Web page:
Paying a sad final farewell to another fishing hero
- Credit: Archant
I type this with tears in my eyes. Friday, January 11, was the saddest of days with its dreary, damp, cold afternoon.
At 4.15pm, at St Faith's Crematorium, the service of celebration for the life of Robert Shanks was held. It was a remarkable occasion, the road to the chapel awash with those coming to pay respects.
I knew Rob as a superb angler, a valued member of the Kingfisher/Manor Adventure carp syndicate and an integral partner to Daniel Brydon at Wensum Valley Angling tackle shop. The hundreds and hundreds of those present revered him also as a special family man, friend and fan of Norwich City.
The overflowing crematorium spoke of this young man's impact on every aspect both of his angling life and the life of Norwich and Norfolk in general. His all too early passing is an incalculable loss.
Why do we fish? Those hundreds attending who are not anglers must have asked themselves that question, hearing of Rob's outstanding exploits with rod and reel. Perhaps it is a basic instinct to hunt and survive that dates back millennia to a time so long ago but which is still alive in some of us at least? Perhaps it is the love of the natural world, the way that angling draws you in to mystery of dusks and dawns and nights that no one but an angler knows? In his moving speech, Daniel stressed how important this aspect was to Rob.
You may also want to watch:
Perhaps it is the awe of fish that drives us and, goodness, Rob worshipped his colossal carp. Possibly, it is watercraft that holds us in thrall, that ability to read rivers and lakes in a way unguessable at by those outside the brotherhood. In this respect, too, Rob excelled. It could be the skill-sets we find so alluring as anglers. Fly casting, fly tying, trotting, beach casting and placing a carp bait on a bar a hundred yards distant are all up there as sporting art forms. And Rob was master of that last one, no doubt.
The intricacies of rig set-ups and bait choice have anglers absorbed and Rob was a professor in this regard. I can't count how many times over the years I went to him to have a seemingly unsolvable problem ironed out for me during one of his extraordinary rig clinics.
- 1 Drink driver arrested after crashing into two trees in Norwich
- 2 Jack-knifed lorry shuts A148 as police issue ice warning
- 3 Yellow weather warning for snow in place across region
- 4 Norwich hairdresser, former boxer and bodybuilder, dies from Covid
- 5 9 of Norfolk's most famous blue plaques
- 6 Map reveals the most serious crashes on the NDR since it fully opened
- 7 The secrets and scandals of a former Norwich hotel
- 8 Atlantis Tower up for sale after owner signs ‘outrageous’ loan deal
- 9 Covid rates continue to fall across Norfolk, especially in Norwich
- 10 It's 'a long, long way' until lockdown restrictions are lifted - Hancock
Challenges and campaigns must play a part in driving us anglers out one freezing winter day after another. I know how involved Rob was in catching the impossible, in putting a net under a fish many of us would feel to be impregnable. Wow, he was good that man. Let's acknowledge how important friendship is in the making of a true angler. There are some loners out there and I respect their isolation. But Rob was not one of those carpers to keep his secrets, or his tea bags, close. I can remember happy mornings aplenty gathered around his bivvy, a gang of mates preferring to yak about fishing rather than being the other side of the lake, actually doing it. Yep, as St faiths testified, Rob was a magnet all right, one of those happy few who can amuse and inspire equally.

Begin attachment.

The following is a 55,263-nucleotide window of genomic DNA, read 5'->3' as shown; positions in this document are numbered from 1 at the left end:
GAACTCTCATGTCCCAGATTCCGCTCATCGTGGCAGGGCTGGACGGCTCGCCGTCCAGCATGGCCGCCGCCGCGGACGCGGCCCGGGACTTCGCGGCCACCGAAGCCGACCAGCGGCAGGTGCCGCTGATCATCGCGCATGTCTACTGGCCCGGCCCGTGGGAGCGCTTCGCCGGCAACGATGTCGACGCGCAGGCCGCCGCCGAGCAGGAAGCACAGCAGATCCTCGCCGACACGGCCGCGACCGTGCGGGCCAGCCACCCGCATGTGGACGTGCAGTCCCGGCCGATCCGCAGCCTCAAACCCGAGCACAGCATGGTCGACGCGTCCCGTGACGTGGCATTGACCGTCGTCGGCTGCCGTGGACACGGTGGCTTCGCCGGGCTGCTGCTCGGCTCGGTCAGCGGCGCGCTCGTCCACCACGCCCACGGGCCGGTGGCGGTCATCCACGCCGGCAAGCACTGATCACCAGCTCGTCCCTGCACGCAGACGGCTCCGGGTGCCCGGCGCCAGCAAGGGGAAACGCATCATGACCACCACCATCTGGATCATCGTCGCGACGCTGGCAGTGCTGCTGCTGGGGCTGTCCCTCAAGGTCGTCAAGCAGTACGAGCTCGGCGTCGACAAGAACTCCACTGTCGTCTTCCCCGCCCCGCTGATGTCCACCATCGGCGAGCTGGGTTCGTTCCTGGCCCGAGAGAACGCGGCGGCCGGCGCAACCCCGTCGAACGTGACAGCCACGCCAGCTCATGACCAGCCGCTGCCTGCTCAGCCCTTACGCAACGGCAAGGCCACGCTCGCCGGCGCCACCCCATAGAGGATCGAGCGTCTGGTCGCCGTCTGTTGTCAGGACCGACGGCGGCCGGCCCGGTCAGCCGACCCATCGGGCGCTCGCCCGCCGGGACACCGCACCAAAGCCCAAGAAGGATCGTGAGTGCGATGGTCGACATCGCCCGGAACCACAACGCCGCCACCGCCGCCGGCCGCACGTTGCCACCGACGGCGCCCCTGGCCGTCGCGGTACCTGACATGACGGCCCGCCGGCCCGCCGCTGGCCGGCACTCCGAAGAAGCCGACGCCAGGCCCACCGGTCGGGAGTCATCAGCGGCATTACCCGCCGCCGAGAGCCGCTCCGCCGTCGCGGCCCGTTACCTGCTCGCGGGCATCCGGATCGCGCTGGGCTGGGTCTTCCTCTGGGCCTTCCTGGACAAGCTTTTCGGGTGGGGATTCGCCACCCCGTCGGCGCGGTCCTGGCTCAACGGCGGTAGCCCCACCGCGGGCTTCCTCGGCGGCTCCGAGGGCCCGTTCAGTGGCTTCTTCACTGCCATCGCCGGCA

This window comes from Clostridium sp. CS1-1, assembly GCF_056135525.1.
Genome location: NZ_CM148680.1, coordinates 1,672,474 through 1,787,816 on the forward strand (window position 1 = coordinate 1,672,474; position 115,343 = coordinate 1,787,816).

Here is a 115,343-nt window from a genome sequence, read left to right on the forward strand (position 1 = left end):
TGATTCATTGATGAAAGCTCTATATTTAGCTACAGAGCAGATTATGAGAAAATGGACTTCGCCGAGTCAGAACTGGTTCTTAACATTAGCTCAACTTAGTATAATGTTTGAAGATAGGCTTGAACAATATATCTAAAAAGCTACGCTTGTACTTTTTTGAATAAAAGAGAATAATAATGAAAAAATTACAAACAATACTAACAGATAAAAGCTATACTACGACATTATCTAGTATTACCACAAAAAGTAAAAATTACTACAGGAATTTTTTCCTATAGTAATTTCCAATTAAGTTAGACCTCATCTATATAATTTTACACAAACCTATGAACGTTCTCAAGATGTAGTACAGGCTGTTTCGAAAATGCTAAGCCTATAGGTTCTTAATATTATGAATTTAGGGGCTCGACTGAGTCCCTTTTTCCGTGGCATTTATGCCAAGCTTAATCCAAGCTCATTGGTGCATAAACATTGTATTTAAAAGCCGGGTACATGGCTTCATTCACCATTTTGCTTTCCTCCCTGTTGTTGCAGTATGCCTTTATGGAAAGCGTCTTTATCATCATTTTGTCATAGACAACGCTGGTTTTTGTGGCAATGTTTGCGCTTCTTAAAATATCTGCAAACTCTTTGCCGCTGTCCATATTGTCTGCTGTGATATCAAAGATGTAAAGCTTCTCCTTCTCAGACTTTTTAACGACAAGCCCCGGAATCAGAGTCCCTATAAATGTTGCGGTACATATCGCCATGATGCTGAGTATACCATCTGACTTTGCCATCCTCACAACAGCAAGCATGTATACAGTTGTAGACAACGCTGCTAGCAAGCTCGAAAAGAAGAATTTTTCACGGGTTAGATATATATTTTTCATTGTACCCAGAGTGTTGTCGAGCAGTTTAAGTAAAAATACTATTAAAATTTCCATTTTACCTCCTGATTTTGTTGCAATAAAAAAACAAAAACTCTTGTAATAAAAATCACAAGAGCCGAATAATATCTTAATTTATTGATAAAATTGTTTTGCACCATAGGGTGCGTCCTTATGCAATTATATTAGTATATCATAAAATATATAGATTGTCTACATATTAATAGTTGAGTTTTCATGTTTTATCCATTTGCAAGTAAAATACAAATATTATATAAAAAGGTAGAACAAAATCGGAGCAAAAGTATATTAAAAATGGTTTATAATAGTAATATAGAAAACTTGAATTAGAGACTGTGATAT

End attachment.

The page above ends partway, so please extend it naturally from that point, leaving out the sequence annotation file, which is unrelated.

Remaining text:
I remember Rob coming alight after he had caught a particular fish of his dreams and this is a central theme in the career of a lifelong angler. That feeling of completeness after that special fish has been landed is impossible to replicate in any other sport, if my long experience is anything to go by. The adrenalin that pumps during a long fight that goes the angler's way one minute and the fish's the next is impossible to describe to anyone who hasn't experienced it.
Perhaps that is it at the end of everything-the adrenalin rush. On the Thursday before Rob's so moving 'celebration' I saw this aspect at close quarters. Another young friend, Robbie Northman, and I were on a secluded broad as the light faded from the sky and the pike began to move in for the kill. The small silver fish were skittering here and there in their fright as the big black backs of the predators surged amongst them. The tension was palpable, I could see Robbie had almost forgotten how to breath as he worked his lure through the feeding carnage. The take... explosive. The fight... awesome and endless it seemed. The fish... a monster and a personal best for him on a lure. The feeling... pure elation. A young man with a smile almost too wide for the camera's lens to take in.
That was something else that Rob and I talked about a good deal during the far too short a period I knew him. Children. Rob was so dedicated in introducing this amazing sport to a new generation so that they too could know its all absorbing pleasures.
So, those of you present at St Faiths last Friday afternoon, perhaps we should all make it a priority this coming year to take a kid fishing whenever we can. That is just one way we can honour the memory of an extraordinary man who will be missed by so many.